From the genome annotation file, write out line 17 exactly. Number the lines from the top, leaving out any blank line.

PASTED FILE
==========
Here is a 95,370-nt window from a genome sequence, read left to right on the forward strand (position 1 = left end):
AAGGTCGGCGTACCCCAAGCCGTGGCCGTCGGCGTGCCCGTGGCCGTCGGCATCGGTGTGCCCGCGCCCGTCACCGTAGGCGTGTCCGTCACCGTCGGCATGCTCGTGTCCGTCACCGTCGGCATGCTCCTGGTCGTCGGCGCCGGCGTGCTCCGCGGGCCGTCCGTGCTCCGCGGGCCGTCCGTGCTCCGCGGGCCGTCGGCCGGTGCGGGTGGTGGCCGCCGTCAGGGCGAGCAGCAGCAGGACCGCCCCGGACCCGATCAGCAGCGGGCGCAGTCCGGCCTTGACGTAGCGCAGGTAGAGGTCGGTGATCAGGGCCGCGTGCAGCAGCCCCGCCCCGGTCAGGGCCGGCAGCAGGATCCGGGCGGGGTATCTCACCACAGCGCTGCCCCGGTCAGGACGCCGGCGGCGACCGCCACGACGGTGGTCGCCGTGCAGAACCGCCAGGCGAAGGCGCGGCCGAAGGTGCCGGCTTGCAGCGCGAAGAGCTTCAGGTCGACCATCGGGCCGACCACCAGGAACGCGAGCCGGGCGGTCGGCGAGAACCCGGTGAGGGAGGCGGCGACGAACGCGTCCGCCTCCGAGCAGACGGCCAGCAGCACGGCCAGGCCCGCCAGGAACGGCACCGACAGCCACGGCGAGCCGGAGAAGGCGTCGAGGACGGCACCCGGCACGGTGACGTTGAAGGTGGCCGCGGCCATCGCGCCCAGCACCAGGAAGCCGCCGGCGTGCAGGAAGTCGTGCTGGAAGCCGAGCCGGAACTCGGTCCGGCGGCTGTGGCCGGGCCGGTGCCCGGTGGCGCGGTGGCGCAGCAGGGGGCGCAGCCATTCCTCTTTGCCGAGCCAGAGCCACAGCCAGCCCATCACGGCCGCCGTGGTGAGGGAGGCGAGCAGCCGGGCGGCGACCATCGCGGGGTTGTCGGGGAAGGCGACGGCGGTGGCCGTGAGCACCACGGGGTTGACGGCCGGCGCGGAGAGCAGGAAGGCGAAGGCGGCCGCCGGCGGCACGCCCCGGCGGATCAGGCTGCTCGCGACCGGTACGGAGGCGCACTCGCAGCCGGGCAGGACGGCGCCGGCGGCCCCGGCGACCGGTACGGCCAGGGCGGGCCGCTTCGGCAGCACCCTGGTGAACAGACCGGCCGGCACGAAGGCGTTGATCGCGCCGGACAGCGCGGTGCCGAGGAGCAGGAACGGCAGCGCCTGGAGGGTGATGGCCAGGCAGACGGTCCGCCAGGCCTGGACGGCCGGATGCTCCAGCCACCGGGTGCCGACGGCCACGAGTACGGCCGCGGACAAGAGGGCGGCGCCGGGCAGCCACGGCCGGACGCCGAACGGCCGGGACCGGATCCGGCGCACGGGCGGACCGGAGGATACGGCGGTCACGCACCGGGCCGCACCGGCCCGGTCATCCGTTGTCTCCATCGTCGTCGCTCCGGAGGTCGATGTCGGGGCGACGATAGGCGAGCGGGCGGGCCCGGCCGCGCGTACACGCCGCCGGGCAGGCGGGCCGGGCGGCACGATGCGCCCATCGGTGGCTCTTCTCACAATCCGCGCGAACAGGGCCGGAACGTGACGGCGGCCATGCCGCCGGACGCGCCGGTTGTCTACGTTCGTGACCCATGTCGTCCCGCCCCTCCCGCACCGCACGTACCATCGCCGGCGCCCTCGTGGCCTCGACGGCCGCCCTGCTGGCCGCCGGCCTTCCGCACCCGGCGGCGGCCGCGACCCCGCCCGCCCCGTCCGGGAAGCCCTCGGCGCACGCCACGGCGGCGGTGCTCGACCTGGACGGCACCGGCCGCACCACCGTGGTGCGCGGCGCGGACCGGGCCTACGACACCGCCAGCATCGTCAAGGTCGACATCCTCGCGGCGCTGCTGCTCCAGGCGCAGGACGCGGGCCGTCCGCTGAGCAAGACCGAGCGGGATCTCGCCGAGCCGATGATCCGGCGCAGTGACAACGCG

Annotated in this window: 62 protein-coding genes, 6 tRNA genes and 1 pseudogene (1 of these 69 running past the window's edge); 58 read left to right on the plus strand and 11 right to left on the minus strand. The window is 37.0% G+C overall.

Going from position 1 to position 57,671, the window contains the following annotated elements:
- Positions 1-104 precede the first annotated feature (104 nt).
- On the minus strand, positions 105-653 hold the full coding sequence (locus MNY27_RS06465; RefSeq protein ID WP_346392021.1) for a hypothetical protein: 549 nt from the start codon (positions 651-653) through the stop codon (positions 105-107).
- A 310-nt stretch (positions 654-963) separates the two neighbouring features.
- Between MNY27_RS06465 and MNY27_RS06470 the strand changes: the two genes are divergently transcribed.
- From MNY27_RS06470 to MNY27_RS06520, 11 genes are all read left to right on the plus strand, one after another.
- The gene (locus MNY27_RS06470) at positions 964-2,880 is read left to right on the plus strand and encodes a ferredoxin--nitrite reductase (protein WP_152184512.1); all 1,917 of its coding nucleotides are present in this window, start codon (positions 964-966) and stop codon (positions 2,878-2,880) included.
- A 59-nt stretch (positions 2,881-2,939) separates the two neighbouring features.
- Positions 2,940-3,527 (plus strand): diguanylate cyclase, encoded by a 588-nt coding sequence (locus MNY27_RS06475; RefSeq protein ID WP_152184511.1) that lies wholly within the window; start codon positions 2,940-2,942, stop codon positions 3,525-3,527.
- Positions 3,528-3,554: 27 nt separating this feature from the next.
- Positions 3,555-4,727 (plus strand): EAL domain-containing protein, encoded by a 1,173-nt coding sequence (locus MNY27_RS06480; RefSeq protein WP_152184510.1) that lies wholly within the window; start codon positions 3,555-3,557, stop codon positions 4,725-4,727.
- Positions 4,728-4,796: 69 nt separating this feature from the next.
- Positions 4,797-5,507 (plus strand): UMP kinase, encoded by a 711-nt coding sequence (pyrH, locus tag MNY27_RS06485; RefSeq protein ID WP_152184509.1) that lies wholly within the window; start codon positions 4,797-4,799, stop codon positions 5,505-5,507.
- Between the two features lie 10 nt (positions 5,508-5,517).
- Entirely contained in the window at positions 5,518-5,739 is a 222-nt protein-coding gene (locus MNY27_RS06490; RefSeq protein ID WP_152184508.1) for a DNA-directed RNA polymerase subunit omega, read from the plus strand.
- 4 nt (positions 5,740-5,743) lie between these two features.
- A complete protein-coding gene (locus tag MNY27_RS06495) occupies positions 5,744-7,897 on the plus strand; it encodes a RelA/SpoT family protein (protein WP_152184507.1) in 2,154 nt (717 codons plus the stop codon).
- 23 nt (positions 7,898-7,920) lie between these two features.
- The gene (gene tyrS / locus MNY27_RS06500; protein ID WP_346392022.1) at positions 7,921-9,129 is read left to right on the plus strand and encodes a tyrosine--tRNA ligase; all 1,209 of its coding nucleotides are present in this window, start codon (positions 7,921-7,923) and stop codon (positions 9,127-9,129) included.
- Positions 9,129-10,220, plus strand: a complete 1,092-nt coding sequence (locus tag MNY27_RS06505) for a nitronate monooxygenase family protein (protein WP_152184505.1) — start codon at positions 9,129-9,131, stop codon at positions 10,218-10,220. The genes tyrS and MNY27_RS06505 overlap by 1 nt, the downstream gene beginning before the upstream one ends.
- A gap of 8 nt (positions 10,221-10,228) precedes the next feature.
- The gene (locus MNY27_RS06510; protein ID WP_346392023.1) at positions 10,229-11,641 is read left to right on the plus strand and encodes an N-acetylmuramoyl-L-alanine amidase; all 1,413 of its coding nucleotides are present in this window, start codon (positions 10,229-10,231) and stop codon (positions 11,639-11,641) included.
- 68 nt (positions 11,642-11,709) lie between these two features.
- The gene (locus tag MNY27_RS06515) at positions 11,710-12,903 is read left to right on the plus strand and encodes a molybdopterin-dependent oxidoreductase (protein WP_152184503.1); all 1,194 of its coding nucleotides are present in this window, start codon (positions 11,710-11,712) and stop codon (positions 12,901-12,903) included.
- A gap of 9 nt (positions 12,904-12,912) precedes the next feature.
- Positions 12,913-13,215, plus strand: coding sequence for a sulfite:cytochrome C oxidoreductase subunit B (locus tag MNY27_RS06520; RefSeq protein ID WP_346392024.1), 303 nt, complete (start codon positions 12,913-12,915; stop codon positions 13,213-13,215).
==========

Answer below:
- Between the two features lie 10 nt (positions 5,508-5,517).